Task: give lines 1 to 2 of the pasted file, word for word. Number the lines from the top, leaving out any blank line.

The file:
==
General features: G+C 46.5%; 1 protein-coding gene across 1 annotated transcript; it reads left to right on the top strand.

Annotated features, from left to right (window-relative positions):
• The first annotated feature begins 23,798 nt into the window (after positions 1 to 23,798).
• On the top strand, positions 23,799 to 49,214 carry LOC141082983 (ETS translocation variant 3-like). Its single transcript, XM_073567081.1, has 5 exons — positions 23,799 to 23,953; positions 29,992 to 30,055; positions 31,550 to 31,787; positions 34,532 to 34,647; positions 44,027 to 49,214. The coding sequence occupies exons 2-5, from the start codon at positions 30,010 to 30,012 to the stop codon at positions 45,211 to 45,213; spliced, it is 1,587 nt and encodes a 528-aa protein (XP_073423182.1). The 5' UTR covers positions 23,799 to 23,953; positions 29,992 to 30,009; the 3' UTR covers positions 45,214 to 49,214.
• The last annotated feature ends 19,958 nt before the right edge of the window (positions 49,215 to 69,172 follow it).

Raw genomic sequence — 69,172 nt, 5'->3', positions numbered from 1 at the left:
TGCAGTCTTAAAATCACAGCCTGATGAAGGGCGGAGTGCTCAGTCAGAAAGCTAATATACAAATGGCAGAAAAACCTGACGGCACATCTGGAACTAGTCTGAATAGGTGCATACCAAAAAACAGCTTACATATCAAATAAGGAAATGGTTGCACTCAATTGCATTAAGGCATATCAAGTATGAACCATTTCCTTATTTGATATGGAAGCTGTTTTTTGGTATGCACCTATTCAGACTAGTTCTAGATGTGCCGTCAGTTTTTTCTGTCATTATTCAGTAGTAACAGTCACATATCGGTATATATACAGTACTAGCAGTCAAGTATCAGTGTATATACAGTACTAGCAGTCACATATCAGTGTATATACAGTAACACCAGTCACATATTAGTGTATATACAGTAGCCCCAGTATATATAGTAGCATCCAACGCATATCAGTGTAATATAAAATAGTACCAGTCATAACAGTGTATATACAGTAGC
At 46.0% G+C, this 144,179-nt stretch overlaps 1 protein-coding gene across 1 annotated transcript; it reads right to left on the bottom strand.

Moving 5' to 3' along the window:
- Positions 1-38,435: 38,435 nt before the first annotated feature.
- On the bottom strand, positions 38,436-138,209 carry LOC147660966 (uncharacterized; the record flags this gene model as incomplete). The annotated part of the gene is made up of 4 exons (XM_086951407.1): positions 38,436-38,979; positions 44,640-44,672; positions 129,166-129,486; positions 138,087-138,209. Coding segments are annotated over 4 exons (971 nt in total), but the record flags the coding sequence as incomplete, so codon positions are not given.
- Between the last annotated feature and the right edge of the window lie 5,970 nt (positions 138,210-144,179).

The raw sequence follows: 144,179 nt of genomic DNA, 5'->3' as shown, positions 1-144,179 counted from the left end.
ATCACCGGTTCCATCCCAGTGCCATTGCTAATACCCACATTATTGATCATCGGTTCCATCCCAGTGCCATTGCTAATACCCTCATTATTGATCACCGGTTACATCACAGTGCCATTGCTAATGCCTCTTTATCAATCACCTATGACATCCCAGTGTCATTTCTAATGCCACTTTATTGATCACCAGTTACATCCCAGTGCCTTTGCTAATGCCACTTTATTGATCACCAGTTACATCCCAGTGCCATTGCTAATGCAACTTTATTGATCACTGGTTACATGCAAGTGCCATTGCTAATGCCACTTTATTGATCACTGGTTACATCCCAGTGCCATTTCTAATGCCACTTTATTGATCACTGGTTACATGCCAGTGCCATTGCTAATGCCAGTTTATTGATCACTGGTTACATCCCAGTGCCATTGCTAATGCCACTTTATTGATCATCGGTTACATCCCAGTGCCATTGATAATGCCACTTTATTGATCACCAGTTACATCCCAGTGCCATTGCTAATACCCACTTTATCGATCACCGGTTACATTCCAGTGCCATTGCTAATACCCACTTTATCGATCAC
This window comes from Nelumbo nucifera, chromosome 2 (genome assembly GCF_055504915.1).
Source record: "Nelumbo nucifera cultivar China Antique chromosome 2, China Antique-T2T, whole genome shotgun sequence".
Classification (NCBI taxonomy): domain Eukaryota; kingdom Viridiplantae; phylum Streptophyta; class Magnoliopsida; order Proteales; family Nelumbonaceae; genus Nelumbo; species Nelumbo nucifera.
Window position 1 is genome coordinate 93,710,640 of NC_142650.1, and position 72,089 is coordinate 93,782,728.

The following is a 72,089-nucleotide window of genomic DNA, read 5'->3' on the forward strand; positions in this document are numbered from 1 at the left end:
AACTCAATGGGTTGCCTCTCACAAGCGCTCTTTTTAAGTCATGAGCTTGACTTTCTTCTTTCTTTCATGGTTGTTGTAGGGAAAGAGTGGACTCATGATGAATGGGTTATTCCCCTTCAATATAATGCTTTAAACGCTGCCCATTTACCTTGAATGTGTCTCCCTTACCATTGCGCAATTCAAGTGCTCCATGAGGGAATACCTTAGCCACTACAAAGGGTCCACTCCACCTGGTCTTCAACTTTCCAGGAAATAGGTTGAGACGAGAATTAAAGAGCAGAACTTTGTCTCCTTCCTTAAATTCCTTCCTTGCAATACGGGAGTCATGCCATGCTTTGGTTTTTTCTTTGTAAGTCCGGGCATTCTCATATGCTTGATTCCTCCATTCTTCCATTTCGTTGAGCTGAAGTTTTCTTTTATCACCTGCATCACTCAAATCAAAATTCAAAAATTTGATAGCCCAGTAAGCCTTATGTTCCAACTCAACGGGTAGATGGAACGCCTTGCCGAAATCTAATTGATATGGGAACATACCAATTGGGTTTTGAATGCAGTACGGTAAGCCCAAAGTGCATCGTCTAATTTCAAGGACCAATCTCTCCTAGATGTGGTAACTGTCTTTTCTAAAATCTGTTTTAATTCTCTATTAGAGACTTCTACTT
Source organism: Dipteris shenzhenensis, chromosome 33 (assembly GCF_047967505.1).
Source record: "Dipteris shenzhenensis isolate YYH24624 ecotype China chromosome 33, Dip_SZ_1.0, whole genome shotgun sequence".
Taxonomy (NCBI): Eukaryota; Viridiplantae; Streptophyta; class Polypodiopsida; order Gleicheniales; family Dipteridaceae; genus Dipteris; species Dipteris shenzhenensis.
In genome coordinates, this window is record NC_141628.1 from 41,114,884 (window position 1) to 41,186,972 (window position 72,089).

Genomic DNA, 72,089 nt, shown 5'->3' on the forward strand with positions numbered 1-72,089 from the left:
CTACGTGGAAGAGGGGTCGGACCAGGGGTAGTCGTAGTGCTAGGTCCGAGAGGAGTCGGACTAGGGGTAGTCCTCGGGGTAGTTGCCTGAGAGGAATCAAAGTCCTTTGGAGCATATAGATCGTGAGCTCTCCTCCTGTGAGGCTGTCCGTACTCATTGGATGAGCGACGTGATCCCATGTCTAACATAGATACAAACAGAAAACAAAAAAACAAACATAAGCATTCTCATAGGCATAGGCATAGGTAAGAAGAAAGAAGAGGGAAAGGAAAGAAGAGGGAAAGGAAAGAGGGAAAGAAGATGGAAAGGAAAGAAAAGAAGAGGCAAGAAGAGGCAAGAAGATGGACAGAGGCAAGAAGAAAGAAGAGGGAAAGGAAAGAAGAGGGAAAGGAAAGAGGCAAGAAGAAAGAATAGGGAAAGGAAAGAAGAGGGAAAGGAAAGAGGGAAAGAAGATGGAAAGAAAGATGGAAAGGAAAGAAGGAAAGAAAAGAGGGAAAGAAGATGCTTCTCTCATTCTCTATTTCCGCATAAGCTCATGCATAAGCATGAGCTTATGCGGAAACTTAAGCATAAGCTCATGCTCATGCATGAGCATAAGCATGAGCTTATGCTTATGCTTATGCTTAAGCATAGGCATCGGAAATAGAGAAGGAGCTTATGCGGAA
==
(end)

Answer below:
General features: G+C 46.5%; 1 protein-coding gene across 1 annotated transcript; it reads left to right on the top strand.

Annotated features, from left to right (window-relative positions):